Expert views: What tips would you give to other co-ops looking to invest in communities?

Michelle Smith, Community Lead, The Co-operative Group:  Start with needs of the members, tap into member expectations and listen to their views to make sure whatever you are doing...

Michelle SmithMichelle Smith, Community Lead, The Co-operative Group

Start with needs of the members, tap into member expectations and listen to their views to make sure whatever you are doing meets their needs. From our perspective we developed our work and strategy with a joint working group. We consulted our Members’ Council to make sure that the plans we were developing met the views and needs of local members first.

malcolm brownMalcolm Brown, Head of Corporate Communications, Scotmid

Make sure you are doing it for the right reasons. Make sure it’s going to have a genuine impact and that the community group you are working with deliver on promises. There’s no use giving community groups a big sum of money and it failing. If you’re working with groups, make sure they know what they are doing and offer to work with them without becoming intrusive. Always ask: is it going to make an impact in the community?

Jessica HughesJessica Hughes, Community Investment Manager, The Southern Co-operative:

I think those looking to embark on more strategic community investment should be considering what is important to them as a business (in terms of future impact to their industry), what is important to their members and what is happening within the community surrounding them (both short and long term). Look to seek mutually beneficial partnerships and goals, and make those clear from the beginning of any relationship or project. This way all parties can ensure they are both contributing to and benefiting from the activity in a way that is agreeable to everyone. Change relationships from being purely transactional to fully integrated, seek to understand one another in terms of strategic direction and how you can help one another deliver those aims. This may not always be through financial contributions – just as much value can be derived from time and skill sharing. And finally understand that there are many issues to support, but sometimes it is better to choose a smaller number to focus on, rather than spreading resources too thinly – this way you should be able to see more clearly the difference you are making to that particular cause.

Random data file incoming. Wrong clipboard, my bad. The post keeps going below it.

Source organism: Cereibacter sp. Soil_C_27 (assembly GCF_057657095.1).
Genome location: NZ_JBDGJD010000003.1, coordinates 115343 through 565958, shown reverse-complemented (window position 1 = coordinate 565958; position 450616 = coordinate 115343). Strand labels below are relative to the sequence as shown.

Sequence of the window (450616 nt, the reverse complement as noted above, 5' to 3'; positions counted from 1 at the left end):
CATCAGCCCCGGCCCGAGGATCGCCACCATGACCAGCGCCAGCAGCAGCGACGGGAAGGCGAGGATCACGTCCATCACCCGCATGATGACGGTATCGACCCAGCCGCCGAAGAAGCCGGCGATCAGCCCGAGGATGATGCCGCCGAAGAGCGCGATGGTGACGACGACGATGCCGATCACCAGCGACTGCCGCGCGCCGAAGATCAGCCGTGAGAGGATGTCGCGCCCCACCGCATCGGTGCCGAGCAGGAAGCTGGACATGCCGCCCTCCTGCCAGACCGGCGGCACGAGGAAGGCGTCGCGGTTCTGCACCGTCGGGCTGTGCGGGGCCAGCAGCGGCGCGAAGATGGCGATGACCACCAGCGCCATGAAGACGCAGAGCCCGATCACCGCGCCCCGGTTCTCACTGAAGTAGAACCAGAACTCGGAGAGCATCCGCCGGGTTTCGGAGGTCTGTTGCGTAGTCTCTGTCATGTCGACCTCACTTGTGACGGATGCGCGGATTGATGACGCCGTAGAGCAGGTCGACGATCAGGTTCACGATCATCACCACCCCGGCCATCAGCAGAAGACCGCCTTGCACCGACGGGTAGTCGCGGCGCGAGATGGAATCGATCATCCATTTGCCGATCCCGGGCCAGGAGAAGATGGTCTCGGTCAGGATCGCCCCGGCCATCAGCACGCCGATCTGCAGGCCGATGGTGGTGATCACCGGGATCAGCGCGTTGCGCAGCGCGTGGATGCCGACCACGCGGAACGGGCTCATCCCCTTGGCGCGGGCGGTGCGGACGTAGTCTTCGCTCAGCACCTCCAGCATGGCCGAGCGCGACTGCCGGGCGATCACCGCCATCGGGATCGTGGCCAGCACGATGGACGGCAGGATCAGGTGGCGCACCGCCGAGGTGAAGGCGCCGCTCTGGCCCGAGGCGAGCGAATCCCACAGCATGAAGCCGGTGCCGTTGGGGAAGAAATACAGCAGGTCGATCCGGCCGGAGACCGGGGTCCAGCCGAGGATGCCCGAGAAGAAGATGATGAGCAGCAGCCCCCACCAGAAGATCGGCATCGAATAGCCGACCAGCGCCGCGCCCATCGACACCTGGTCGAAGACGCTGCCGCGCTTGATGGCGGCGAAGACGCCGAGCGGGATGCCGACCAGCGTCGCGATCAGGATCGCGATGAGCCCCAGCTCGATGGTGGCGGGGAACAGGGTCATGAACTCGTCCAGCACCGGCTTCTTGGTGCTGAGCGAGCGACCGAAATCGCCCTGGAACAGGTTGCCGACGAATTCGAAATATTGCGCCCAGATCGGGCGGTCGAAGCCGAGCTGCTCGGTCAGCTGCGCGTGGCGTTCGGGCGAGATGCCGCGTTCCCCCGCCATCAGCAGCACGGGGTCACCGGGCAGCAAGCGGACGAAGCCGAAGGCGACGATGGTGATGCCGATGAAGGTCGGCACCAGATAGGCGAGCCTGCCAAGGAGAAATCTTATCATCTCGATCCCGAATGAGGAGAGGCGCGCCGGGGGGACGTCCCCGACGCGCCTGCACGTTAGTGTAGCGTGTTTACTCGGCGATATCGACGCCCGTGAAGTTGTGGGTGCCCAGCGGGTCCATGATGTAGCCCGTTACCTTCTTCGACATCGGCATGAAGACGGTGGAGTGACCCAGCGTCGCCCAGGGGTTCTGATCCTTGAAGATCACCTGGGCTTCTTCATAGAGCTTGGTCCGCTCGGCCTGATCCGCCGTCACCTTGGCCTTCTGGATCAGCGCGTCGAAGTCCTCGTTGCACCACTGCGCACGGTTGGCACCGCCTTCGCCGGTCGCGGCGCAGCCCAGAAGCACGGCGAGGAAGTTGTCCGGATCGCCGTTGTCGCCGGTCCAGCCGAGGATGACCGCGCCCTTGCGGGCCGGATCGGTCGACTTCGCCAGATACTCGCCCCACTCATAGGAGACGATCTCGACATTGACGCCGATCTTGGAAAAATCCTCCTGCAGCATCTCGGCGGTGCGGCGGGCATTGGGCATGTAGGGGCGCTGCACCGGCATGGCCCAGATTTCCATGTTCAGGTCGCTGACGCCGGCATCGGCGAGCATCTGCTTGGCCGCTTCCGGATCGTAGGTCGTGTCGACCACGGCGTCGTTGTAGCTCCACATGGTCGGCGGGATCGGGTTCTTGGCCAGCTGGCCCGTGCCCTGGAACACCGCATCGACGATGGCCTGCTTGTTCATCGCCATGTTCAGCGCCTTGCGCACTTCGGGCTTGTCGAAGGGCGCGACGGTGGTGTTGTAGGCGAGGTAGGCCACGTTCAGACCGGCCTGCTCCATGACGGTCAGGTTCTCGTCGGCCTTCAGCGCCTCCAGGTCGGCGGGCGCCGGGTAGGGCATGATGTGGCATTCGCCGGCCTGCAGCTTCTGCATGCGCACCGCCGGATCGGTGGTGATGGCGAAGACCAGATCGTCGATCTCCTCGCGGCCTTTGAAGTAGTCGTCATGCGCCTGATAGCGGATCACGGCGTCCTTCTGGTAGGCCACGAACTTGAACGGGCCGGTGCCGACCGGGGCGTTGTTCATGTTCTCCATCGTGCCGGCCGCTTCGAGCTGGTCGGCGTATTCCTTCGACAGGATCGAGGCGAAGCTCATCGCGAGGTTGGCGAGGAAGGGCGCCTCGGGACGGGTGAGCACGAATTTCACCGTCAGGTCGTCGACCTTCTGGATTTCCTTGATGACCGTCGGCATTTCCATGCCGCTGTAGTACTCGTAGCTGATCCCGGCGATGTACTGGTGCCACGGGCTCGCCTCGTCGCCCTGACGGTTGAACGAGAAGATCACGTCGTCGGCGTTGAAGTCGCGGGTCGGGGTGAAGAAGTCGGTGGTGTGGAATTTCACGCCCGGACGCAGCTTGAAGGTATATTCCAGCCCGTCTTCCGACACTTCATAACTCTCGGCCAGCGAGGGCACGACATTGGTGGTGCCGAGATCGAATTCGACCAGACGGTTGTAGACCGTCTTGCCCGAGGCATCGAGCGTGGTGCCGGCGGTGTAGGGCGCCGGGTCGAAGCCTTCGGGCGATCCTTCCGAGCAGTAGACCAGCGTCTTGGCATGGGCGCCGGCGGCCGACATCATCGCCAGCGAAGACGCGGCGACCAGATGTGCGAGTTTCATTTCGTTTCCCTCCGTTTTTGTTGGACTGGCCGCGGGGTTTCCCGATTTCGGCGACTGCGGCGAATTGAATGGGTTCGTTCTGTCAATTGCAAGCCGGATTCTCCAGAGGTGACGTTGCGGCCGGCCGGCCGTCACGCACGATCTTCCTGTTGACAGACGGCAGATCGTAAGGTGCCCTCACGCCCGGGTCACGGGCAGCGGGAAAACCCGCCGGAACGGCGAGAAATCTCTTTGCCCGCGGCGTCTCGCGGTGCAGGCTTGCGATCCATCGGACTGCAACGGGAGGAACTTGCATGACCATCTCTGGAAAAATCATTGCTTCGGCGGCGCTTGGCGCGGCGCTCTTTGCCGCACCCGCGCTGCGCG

Mike Tuffrey LBGMike Tuffrey, Co-founder, Corporate Citizenship:

Think about why you’re doing it. What results are you looking for, both for your own organisation and for communities you’re seeking to serve? Also think about measuring this investment; while measurement is important, organisations need to be selective about what they actually measure. Never spend time, effort or money in measuring things that aren’t actually useful.

Andy_Melia (1)Andy Melia, Head of Community Investment, Business in the Community

Think about what could make the difference at a branch or store, in the supply chain, to customers or your employee base – and do activities that demonstrate that co-operatives are great responsible places to work and buy from.

Mike-Pickering-RGB-600x360Mike Pickering, Community & Sustainability Manage, The Midcounties Co-operative

1)  Measure the return on your community investment, including the positive impact you are making in the community and the business benefits being achieved as a result of your investment.

2)  Involve your members in identifying local community issues to focus your investment plans what really matters to those who work, live and learn in our local communities.

3)  Involve your members in your local community programmes, ensuring that they are at the heart of your activities, ranging from strategic level involvement to hands-on volunteering.

Involvement is key to developing long term local community partnerships, helping to create positive community legacies.

Following this approach through our Regional Community Programme has enabled us to get 10,000 members involved in identifying local community opportunities; provide enough meals for 450 families in need through foodbank campaigns; engage with over 5,000 young people; and support over 200 community groups through local community grants.

rsz_minnie_moll_for_webMinnie Moll, Joint Chief Executive, East of England Co-operative:

I’d ask the following questions:

  What is it your organisation does that you could leverage for the benefit of your local community?

  What do you have that you could share?

  What are the pressing needs in your communities?

  What could your colleagues do to help deliver positive change?

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